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Bishop backs halt of overseas permits for Filipino workers

Two-week suspension is due to persistent reports of workers becoming victims of illegal recruitment

Bishop backs halt of overseas permits for Filipino workers

Filipino migrant workers in Hong Kong spend time together on vacant spaces in the city center during weekends. (Photo by Patricia Nabong)

Joe Torres, Manila
Philippines

November 13, 2017

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A Catholic bishop has supported the decision of the Philippine government to suspend the issuance of overseas employment certificates to Filipino migrant workers starting Nov. 13.

The Labor Department announced that it is suspending the issuance of the certificates, a requirement for leaving the country, due to reports of illegal recruitment and corruption.

The suspension will be in effect for 15 working days from Nov. 13 to Dec. 1.

Labor Secretary Silvestre Bello III said the suspension is due to "persistent reports" of workers becoming victims of illegal recruitment.

"We are taking this important action in view of the persistent reports of illegal recruitment activities including direct hires, and in order to protect the public from the pernicious activities of certain unscrupulous individuals preying on our [migrant workers]," said Bello in a statement.

He said an investigation will also be conducted at the Philippine Overseas Employment Administration where, according to Bello, "there are people there who are earning as much as a quarter of a million [pesos] for the issuance of [the certificates]."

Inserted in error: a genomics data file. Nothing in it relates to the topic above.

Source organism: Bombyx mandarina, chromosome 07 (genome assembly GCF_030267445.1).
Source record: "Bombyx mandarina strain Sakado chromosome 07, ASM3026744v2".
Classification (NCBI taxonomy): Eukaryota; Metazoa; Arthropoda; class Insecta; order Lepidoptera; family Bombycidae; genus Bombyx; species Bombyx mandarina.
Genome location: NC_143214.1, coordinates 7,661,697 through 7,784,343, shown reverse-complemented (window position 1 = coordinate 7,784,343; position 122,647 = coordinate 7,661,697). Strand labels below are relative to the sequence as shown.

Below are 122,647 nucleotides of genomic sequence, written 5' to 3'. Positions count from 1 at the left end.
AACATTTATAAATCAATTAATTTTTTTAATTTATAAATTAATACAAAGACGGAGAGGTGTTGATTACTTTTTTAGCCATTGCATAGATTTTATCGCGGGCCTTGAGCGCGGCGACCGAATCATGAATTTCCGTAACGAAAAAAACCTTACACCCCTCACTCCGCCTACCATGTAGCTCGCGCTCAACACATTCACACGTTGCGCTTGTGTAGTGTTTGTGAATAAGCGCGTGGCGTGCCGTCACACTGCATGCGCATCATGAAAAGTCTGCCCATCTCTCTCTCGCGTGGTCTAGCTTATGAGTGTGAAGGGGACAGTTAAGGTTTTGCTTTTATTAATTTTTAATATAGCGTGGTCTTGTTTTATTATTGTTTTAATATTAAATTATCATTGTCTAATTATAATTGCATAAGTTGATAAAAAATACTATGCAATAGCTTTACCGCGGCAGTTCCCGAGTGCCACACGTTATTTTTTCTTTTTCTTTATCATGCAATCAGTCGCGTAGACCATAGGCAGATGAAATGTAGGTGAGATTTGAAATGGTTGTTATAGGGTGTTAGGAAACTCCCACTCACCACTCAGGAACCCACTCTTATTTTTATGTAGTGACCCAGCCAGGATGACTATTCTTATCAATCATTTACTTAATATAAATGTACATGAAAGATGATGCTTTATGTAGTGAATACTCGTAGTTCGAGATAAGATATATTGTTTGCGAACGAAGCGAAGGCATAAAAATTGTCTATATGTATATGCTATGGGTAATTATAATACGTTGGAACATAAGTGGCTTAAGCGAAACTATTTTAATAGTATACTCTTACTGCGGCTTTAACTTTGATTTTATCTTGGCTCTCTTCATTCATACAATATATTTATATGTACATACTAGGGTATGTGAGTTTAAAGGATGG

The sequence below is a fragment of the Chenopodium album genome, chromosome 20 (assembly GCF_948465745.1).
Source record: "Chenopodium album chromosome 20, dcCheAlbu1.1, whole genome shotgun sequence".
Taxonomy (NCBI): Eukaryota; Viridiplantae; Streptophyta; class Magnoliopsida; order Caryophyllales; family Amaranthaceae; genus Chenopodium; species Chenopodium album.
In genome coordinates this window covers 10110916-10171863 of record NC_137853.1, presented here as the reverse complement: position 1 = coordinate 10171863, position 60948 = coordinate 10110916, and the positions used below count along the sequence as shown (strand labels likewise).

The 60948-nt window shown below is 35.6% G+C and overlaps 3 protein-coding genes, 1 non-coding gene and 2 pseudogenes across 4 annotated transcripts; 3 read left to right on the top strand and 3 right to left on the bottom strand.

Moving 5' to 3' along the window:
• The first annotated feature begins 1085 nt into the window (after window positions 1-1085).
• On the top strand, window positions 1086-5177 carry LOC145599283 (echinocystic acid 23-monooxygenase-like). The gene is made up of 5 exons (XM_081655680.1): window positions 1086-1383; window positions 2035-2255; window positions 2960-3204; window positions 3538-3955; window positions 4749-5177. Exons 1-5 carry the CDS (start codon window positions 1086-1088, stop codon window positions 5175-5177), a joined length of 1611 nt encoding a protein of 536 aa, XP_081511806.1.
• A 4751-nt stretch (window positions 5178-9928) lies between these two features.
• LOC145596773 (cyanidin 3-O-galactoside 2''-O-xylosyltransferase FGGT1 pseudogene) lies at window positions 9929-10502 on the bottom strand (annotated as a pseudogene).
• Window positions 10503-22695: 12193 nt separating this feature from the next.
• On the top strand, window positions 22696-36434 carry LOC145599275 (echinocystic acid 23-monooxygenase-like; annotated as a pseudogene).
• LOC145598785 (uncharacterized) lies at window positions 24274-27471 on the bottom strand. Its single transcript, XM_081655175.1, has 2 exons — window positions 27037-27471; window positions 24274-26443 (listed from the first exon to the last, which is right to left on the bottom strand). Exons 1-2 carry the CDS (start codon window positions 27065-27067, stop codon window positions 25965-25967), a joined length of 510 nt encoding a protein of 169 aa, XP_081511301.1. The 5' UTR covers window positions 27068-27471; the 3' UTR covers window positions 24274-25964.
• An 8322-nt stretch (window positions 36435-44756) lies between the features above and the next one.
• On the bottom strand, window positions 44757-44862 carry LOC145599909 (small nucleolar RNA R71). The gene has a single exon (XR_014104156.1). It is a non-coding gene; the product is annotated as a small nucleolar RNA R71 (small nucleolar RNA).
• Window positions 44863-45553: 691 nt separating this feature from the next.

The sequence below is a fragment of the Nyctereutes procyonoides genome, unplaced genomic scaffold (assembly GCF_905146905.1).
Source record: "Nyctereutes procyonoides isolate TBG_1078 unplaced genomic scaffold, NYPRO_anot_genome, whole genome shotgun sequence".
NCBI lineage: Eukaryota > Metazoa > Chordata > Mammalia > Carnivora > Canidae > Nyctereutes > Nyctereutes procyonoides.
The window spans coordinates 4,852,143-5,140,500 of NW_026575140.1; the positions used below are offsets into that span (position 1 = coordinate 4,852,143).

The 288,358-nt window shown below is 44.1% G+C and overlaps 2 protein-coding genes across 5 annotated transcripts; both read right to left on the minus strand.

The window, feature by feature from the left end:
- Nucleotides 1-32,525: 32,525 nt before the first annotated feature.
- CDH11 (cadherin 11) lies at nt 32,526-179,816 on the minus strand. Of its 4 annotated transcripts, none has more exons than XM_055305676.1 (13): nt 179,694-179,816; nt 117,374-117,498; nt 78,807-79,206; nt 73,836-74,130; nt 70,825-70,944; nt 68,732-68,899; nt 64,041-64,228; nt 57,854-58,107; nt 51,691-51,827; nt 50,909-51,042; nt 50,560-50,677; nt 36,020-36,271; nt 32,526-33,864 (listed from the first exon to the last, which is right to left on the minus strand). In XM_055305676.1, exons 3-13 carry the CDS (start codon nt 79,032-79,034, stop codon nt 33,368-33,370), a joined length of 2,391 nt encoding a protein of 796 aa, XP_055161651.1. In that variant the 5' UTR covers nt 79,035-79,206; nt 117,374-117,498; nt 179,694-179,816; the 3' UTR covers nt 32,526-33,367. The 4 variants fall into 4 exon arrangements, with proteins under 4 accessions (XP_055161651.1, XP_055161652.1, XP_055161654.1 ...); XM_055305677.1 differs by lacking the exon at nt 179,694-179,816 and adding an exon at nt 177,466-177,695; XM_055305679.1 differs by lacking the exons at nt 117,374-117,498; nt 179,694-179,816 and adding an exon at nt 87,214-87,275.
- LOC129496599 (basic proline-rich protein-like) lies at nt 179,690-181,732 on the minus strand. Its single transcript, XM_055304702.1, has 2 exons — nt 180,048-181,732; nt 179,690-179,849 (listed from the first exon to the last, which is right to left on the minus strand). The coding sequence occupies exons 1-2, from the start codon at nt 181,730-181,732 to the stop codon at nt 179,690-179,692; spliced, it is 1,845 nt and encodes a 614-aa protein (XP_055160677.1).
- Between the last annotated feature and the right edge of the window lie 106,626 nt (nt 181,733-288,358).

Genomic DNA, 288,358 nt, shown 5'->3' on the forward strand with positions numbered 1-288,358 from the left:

Based on government estimates, some 75,000 potential migrant workers may be affected by the suspension.

Bishop Ruperto Santos of Balanga, head of the Episcopal Commission on Migrants and Itinerant People, said the suspension is an opportunity for the government to conduct an "internal cleansing."

"Irregularities exist within, so corrupt officials [must] be exposed, prosecuted, and severely punished," said the prelate.

He urged migrant workers to report to the Labor Department if they become victims of illegal recruitment and "denounce those employees who abused their positions."

The Federation of Free Workers described the decision as "a good stop-gap measure" even as the labor group warned of the negative impact to aspiring migrant workers.

"We hope the applicants will not lose out in the process if the suspension will result in the lapse of their job placements," said Julius Cainglet, vice president of the labor organization.

Bishop Santos advised migrant workers "not to worry about this suspension (because) it is only temporary."

Workers who are being hired by international organizations, members of diplomatic corps, which includes members of royal families, and sea-based recruitment agencies, are excluded from the suspension.

In Hong Kong, a labor official said that the Philippine decision will affect about 1,000 local families who are hiring Filipinos as domestic workers.

"We will look into what measures we can take to help these families," said Secretary for Labor and Welfare Law Chi-kwong in a radio interview Nov. 11.

Hong Kong will need 600,000 domestic helpers in the next 30 years amid demand for elderly care, said the labor official.

In 2013, there were 320,000 foreign domestic helpers in Hong Kong, 48 percent of whom were from the Philippines, 49.4 percent from Indonesia, and 1.3 percent from Thailand.

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